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Legislative Assembly for the ACT: 2001 Week 7 Hansard (20 June) . . Page.. 2160 ..

MS TUCKER (continuing):

appropriation can go on; the money can actually be spent. The money is appropriated and it is there, but this is a new step that is being added, and it expires on 20 October.

The reason why the Labor Party have chosen to do that is because they are so seriously concerned about the reckless way this government has initiated this proposal which will have ongoing implications for government spending into the future. We are not talking about a one-off. It is not like the one-off reckless expenditure to Impulse. It is not like the one-off expenditure on Bruce Stadium, or the many, many, many of them. That clearly will not be one-off. We know there is going to be an ongoing cost to the territory from that particular mess.

This free school bus idea has ongoing implications for government spending. We are looking at between $4 million and $5 million a year. We do not know. We know it is between $4 million and $5 million recurrent expenditure in the budget now. As has already been pointed out, the government has not done any analysis on how that amount could change or blow out, which is clearly what happened in New South Wales. We have had that debate in this place on a couple of occasions now.

Turning to the issue of the Assembly's position on money bills, there is already a grey area there. We know that this Assembly has the power, through disallowing instruments, to have an impact on the money issues of the government because a lot of those regulations that we can disallow set fees and charges. Mr Osborne supported a motion of disallowance regarding the Tidbinbilla entry charges. That has an impact. That has an impact on the government's revenue raising capacity. It happens. That is already happening to our government because of the method in which this Assembly is actually run. What Mr Berry is seeking to do today is still within that grey area.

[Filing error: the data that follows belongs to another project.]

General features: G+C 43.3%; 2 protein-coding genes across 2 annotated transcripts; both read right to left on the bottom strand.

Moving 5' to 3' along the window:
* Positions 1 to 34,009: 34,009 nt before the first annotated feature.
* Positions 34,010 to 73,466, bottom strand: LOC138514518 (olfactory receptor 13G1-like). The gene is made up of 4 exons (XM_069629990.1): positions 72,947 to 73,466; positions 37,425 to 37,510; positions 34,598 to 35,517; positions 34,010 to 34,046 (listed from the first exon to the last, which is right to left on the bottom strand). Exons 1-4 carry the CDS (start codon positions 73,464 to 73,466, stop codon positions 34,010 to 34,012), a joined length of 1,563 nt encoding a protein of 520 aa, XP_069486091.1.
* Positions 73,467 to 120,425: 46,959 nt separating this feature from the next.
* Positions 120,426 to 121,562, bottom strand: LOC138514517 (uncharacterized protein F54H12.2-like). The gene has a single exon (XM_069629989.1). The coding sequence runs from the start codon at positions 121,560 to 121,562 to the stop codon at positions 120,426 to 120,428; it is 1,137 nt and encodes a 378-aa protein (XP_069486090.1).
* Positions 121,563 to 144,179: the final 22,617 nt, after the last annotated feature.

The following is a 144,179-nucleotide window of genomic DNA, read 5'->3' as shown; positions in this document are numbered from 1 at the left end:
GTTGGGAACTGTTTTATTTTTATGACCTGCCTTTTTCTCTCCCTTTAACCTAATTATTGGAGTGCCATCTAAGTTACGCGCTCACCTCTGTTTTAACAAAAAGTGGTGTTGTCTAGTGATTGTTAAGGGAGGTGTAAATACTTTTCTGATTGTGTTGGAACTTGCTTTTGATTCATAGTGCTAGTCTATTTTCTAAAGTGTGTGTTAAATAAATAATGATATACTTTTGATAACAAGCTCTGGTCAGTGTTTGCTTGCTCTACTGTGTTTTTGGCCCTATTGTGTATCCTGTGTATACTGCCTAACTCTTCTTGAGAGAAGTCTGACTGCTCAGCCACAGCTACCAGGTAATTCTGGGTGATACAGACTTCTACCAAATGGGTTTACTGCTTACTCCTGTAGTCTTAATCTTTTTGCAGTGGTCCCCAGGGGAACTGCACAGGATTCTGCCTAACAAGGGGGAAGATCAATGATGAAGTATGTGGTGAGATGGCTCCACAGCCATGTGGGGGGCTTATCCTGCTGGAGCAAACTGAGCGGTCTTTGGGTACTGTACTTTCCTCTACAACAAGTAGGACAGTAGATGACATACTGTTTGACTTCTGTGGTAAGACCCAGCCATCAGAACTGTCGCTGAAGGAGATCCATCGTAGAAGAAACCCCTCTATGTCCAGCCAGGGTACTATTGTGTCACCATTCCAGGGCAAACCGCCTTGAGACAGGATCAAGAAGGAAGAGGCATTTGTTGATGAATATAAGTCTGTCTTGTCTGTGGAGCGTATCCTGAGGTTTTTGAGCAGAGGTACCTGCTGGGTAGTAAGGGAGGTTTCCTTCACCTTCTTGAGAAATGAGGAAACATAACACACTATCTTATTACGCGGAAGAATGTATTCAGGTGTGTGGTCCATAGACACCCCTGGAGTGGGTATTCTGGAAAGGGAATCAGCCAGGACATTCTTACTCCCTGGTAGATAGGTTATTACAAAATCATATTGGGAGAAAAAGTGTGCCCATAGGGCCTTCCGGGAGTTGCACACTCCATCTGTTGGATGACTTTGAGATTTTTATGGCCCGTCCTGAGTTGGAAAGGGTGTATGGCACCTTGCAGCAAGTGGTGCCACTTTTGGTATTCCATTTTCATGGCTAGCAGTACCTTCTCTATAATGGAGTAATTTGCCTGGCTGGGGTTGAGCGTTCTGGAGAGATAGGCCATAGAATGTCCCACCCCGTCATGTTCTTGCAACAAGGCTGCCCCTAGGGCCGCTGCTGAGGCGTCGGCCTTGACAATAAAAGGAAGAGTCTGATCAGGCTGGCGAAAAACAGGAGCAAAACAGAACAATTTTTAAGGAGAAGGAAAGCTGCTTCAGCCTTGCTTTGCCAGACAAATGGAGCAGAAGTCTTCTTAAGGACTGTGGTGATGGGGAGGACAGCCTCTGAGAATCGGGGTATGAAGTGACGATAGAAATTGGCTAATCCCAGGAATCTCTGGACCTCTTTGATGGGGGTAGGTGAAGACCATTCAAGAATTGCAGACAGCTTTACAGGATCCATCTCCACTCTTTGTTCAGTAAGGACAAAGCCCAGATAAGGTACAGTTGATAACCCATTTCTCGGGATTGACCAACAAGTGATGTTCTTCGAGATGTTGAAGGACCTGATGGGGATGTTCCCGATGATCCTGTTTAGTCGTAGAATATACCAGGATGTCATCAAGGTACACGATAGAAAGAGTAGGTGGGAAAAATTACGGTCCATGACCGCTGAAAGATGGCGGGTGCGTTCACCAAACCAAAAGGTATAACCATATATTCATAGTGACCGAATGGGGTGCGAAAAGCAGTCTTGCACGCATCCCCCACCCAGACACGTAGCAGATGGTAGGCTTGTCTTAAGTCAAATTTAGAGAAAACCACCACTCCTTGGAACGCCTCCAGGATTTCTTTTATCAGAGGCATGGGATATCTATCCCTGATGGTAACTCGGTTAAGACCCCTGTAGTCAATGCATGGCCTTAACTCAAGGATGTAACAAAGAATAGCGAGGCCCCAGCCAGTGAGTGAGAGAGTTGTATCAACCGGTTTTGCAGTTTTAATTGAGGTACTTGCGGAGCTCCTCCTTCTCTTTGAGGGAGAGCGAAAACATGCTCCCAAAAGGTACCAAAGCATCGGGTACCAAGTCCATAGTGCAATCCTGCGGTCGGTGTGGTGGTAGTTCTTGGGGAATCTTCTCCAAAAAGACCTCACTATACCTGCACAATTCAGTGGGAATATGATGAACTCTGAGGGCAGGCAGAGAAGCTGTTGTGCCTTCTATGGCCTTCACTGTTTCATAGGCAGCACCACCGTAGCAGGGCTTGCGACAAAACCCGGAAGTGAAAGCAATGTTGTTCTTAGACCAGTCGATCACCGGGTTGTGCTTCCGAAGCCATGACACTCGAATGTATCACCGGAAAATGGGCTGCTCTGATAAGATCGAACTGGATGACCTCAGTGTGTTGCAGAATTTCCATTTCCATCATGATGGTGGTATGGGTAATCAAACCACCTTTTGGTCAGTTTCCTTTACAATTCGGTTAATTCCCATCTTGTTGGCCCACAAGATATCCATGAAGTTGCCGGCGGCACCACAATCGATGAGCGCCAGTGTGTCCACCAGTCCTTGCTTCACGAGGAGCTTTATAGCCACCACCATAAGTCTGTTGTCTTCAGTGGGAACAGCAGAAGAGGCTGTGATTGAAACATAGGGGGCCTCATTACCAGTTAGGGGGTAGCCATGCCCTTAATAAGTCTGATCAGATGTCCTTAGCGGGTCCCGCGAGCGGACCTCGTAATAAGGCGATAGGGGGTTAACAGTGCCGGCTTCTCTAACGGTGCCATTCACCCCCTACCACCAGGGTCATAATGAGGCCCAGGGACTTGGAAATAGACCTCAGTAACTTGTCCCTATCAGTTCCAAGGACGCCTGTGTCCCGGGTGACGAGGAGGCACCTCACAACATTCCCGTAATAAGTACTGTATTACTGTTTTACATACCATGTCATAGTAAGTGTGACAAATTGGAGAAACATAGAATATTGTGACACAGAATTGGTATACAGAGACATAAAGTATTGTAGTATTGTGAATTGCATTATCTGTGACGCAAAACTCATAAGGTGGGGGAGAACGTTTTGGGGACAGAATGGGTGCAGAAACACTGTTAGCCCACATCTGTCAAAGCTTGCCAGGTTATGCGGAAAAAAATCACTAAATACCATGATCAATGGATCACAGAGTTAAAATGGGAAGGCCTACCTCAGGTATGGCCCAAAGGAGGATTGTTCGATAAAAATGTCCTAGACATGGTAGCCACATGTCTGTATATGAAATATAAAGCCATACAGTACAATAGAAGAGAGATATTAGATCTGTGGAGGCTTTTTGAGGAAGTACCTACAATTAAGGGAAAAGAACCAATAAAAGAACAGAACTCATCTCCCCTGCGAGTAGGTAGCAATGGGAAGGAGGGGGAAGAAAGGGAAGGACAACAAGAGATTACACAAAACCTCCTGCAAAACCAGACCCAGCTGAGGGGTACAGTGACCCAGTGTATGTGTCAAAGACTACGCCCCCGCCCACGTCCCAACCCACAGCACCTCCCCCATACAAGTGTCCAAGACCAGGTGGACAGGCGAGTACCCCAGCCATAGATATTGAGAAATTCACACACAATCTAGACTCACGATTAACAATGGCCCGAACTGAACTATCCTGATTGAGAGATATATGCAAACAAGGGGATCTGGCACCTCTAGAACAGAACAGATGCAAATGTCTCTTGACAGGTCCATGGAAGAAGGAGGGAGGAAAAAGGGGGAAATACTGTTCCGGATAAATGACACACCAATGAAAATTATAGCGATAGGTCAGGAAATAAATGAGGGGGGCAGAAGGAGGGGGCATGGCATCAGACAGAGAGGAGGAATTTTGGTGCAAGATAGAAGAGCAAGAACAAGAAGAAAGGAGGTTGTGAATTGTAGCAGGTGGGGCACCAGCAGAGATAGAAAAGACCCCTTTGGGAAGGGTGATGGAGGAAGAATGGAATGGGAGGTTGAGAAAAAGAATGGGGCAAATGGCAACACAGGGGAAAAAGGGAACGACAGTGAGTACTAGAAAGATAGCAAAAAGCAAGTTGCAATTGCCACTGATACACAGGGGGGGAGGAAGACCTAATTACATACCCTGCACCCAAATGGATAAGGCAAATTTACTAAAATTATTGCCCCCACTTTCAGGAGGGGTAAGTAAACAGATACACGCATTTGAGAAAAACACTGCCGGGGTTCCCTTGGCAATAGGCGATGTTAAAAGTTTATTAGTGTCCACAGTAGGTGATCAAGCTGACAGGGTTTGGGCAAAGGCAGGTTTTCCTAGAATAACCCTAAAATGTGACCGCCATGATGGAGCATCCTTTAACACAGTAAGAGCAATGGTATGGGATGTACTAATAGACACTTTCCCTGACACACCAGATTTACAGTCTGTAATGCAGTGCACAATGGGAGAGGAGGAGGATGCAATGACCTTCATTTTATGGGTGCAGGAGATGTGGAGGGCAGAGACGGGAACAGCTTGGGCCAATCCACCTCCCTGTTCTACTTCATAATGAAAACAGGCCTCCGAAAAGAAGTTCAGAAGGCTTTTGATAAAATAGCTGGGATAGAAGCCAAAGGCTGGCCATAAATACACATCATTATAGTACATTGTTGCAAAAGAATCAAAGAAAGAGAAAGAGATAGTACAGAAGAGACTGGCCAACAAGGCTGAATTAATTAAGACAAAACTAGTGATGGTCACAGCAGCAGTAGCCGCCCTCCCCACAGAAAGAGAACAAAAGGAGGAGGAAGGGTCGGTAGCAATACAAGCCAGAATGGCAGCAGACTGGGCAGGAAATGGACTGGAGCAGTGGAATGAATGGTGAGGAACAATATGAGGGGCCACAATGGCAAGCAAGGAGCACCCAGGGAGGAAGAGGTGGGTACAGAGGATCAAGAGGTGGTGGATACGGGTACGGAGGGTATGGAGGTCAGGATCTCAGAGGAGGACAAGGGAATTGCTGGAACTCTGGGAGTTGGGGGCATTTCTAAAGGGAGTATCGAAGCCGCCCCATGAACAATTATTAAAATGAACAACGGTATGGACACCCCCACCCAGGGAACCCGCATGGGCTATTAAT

It is totally wrong for Mr Moore or anyone else to say in this place that the Assembly can have no role at all on issues of money. We do it. It is there. We do it through disallowing regulations. It is already there to a degree. We do have a grey area. The ruling of the Speaker has shown quite clearly today that this bill is not out of order. It is in the grey area, but it is not causing a major change to how money can be appropriated at all. As for the reason for this amendment bill, I would be pleased, and I have to say I would be surprised, if the government showed the rigour and courage to honestly address the concerns that have been raised in this debate and previous debates, including the debate on the motion that I put, and the issues that have been raised across the Canberra community since the budget was first brought down.

There are basically three arguments that the government has put in regard to this free bus initiative. The first argument is the one of freedom of choice, and there are two more transparently specious arguments: that people already have applied for the pass, so they must be in support of the initiative, and that it is simply keeping an election promise.

On the first argument, if all government services were to be cut completely and everyone was to be given a cash payment instead, would people, even those opposed to the proposition, apply for the cash payment? Of course they would. Similarly, it is true to say that some people are putting in an application for free school bus travel, but that does not necessarily mean they are in favour of that scheme. To describe every application as a vote in favour of the scheme is an extraordinarily weak argument. Mr Smyth has done that in two question times now and I can tell you, Mr Speaker, that I have had numerous

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